Combining PET and MRI scanning into one machine has great potential for comprehensive imaging of the body. Modern gamma ray detectors use vacuum photomultiplier tubes which are sensitive to magnetic fields, so a major goal of the project was to overcome this limitation. Philips, the leader of HYPERImage, the multi-institution European project to create a PET/MR machine, is announcing considerate success toward its goal.
The milestone that the HYPERImage team has reached is the development of a functional gamma-ray detector that meets the performance requirements of the latest time-of-flight PET scanners. The new gamma-ray detectors have been designed to be compatible with the strong static and dynamic magnetic fields that would be present in a combined PET/MR scanner. Furthermore, the team has achieved major progress with respect to MRI-based static and dynamic PET attenuation correction. Details of these results are presented at the IEEE Nuclear Science Symposium and Medical Imaging Conference, which takes place on October 25-31 in Orlando, Florida, USA.
More about the project from the backgrounder:
The technical breakthrough behind the team’s development of an MR-compatible gamma-ray detector is the development of a new solid-state, scalable and compact digital detector technology. This technology is based around silicon photomultiplier arrays that offer the desired sensitivity, energy resolution and timing resolution required for time-of-flight PET measurements, and that feature integrated digital read-out electronics.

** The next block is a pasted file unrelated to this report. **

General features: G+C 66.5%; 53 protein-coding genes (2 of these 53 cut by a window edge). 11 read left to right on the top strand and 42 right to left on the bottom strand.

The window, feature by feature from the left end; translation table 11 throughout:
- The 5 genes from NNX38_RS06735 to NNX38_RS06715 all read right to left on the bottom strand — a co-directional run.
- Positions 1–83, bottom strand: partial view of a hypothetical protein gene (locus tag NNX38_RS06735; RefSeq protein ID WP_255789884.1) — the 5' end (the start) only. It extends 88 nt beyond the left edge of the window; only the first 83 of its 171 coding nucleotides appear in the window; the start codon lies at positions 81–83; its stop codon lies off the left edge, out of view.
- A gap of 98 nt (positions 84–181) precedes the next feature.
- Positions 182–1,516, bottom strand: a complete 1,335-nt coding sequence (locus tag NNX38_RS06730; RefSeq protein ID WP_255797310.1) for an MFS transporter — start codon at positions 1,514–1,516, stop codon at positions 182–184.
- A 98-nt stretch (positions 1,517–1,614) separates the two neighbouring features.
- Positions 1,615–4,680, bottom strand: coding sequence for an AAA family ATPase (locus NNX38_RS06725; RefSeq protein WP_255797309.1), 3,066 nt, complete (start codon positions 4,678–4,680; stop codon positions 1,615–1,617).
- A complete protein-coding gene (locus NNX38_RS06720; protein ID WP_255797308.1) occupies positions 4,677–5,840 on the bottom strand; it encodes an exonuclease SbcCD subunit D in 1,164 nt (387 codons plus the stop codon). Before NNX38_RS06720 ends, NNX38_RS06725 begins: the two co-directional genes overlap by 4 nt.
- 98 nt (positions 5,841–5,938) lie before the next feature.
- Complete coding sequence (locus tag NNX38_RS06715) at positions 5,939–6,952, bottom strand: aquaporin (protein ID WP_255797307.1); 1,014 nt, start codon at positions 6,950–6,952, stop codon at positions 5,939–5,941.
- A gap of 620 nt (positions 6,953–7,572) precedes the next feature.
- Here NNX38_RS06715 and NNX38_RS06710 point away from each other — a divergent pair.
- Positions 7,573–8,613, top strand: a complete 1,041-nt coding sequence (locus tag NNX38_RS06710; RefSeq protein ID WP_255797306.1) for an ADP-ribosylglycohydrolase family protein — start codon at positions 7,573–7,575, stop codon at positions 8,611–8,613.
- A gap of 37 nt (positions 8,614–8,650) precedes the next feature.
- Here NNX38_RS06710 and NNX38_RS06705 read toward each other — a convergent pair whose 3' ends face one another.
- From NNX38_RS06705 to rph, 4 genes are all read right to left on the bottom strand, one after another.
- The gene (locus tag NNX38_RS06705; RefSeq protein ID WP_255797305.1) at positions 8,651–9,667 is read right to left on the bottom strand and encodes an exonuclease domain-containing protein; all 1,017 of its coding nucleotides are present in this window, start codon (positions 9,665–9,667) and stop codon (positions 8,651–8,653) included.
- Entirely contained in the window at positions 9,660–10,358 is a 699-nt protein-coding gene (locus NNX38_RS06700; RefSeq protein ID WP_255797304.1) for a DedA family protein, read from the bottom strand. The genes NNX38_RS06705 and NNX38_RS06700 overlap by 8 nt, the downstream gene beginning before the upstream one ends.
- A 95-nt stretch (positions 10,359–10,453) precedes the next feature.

To increase the effective sensitivity, and to reduce the scan-time and dependence of sensitivity on patient size, the detector has been designed to support time-of-flight PET measurements with extremely short coincidence time resolution. In time-of-flight PET scanners, not only the direction of the gamma ray paths is measured but also the difference in time it takes the pair of gamma rays generated by the PET tracers to reach the detector. This time difference measurement substantially increase the precision with which the tracer can be localized. Time-of-flight measurements increase the effective sensitivity by a factor 10 compared to standard systems.
The silicon photomultiplier array’s integrated digital read-out electronics contain a low-jitter and low-power signal acquisition unit. Low power consumption is an essential requirement when preparing the technology for integrated whole body scanning applications.
Full story: Philips led HYPERImage project advances research on hybrid PET/MR scanner…
HYPERImage Project Background Information…
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